In a rare feat, all but two of nine National Living Treasures or Gawad sa Manlilikha ng Bayan (Gamaba) awardees graced this year’s Dayaw, the Philippine international indigenous peoples’ festival in Roxas City and various towns in Capiz province.
Gamaba awardees are the finest traditional artists of the Philippine. They are declared by the Philippine government through the National Commission for Culture and the Arts (NCCA). Compared with the National Artists who are practitioners of western classical arts, they are practitioners of traditional arts and crafts and are sometimes called National Folk Artists.
National Artist for Literature and NCCA chair Virgilio Alma paid homage to the Gamaba awardees during the opening ceremony, calling them “rock stars” of the cultural communities.
“When we think of celebrating the heritage of cultural communities, the superstars who are here are the Gamaba awardees,” he said, adding that they were models of the country’s cultural and creative heritage.
Among Gamaba awardees who graced the three-day festivities were B’laan mat weaver Estelita Bantilan from Malapatan, Sarangani; Yakan textile weaver Ambalang Ausalin from Lamitan, Basilan; B’laan ikat weaver Yabing Dulo from Polomolok, South Cotabato;
Ilocano textile weaver Magdalena Gamay from Pinili,
Ilocos Norte; Ilocano tabungaw hat maker Teofilo Garcia from San Quintin, Abra; epic chanter Federico Caballero from Sulod Bukidnon; and Kalinga dancer-musician Alonzo Saclag from Lubuagan, Kalinga.
Saclag, 76, said the festival was a good vehicle for people to experience for themselves the rich culture of the Philippines.
He added that Dayaw was a “good way to promote unity, peace and progress.”
Saclag also took the chance to have photos with Gamayo, 94, and Dulo, 104. He said he would like to live that long so that he could continue his craft and pass it on to the next generations.
The two Gamaba awardees who did not make it were Yakan musician Uhang Ahadas of Basilan and metalsmith Eduardo Mutuc of Apalit, Pampanga.
Activities in this year’s celebration include an interactive exhibit at Robinsons Place in Roxas City featuring the Gamaba artists and a section on the traditional arts by aboriginal artists of Australia.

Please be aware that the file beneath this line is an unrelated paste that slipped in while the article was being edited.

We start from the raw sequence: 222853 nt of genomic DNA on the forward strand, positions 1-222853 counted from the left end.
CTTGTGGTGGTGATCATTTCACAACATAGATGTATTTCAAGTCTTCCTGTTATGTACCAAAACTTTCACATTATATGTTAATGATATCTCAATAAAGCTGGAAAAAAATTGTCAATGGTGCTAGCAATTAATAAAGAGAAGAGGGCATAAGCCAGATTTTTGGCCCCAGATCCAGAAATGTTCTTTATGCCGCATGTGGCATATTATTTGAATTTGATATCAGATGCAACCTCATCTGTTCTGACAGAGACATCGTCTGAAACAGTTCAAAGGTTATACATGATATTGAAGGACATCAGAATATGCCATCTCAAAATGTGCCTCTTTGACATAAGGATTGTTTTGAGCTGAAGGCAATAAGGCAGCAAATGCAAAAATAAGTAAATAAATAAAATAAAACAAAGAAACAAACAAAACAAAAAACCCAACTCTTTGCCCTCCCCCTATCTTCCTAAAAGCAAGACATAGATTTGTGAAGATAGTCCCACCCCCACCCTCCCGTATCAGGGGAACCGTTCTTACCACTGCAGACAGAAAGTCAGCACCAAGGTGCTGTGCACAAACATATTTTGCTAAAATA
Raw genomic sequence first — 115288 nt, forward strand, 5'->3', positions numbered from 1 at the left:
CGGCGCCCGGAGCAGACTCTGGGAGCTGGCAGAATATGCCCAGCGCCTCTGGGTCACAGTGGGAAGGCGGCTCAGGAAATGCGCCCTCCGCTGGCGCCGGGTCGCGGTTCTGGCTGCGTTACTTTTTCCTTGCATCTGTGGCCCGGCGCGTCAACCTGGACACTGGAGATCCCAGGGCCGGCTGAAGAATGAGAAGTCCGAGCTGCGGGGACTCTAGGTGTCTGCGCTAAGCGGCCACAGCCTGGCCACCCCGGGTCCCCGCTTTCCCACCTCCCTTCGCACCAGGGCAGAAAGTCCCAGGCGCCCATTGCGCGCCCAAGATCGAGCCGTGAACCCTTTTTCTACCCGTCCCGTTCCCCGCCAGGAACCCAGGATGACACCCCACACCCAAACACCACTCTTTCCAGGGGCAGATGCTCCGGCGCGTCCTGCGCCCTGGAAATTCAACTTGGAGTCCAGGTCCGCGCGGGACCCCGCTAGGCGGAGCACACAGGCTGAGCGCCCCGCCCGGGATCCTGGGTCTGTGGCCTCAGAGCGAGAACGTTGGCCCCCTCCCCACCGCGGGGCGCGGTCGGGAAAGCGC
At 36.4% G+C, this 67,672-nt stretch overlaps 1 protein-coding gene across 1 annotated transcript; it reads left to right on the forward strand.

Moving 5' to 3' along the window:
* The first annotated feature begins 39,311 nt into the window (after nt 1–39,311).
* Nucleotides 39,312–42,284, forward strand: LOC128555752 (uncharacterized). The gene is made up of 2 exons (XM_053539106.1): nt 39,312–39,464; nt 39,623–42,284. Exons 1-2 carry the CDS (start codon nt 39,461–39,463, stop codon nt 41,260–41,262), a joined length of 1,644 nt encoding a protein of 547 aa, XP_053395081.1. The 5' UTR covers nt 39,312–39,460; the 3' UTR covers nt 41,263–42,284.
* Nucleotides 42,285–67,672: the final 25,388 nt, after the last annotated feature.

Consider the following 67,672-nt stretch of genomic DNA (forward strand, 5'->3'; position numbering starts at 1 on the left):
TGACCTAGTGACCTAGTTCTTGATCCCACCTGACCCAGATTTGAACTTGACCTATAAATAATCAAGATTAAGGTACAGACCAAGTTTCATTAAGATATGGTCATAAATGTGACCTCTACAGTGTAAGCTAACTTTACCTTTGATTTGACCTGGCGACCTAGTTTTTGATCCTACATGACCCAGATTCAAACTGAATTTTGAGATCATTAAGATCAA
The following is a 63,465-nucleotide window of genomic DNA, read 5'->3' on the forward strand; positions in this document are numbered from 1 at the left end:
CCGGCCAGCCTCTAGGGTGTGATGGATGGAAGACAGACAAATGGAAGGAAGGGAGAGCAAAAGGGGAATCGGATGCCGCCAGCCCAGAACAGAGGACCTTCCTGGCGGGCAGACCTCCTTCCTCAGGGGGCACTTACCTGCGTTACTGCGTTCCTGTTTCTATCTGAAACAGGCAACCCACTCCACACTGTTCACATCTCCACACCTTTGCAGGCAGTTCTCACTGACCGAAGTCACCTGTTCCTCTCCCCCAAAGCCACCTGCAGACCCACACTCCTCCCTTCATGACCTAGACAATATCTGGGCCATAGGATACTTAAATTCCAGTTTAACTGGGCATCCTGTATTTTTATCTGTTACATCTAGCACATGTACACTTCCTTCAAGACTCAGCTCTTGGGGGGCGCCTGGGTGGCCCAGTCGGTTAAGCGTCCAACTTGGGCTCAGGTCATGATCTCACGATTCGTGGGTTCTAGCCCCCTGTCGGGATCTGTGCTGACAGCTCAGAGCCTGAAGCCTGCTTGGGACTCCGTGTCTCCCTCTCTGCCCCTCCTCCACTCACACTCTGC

Other highlights: traditional games, crafts, culinary practices, oral traditions, healing practices, fashion show of traditional attires.
Lectures and forums were held in schools and outreach performances were mounted in the towns of Jamindan, Mambusao, Pilar, Sigma and Tapaz.
Inaugurated was the Dayaw Cultural Village at the Capiz Eco-Park Park in Cuartero town.
Included in architectural showcase were the sapew ke meme of the Ati, payag of the Hiligaynon, Kinaray-a, and Akeanon ethnic groups, luma of the Jama Mapun, and lepa or boat house of the Badjaos.
Foreign delegates included an cultural communities from Bangladesh, Australia, Nigeria and Indonesia.
Capiz culture hub
In the Cuartero cultural village, the Capiz Institute for Living Traditions (ILT) will be erected soon. It will serve as the cultural hub of the province.
Al Tesoro, NCCA Subcommission on Cultural Communities and Traditional Arts head, said the ILT would be broader in scope compared to the School of Living Traditions, which focuses on the intangible cultural heritage of a particular community.
The ILT is an expanded SLT, he said, explaining that indigenous groups in Capiz would be integrated under this institution.
He said the building would be completed by the end of this year and house a café, gallery, workshop space, and training and performance areas.
Tackling the theme of the 2018 Dayaw, “Celebrating Heritage of Creative Communities,” Almario stressed that creativity is the heart of culture and that Filipinos must take care of the rich cultural heritage of the different ethnic groups.
“As creative industries flourish, the more we must take care of our traditions and heritage, which are springs of inspiration and from whose roots we blossom,” he said.
“As we celebrate 10 years of holding the Dayaw Festival, which has grown into a big and multi-faceted event, may it develop more to heal the disconnections from our own heritage and traditions,” Almario said. –CONTRIBUTED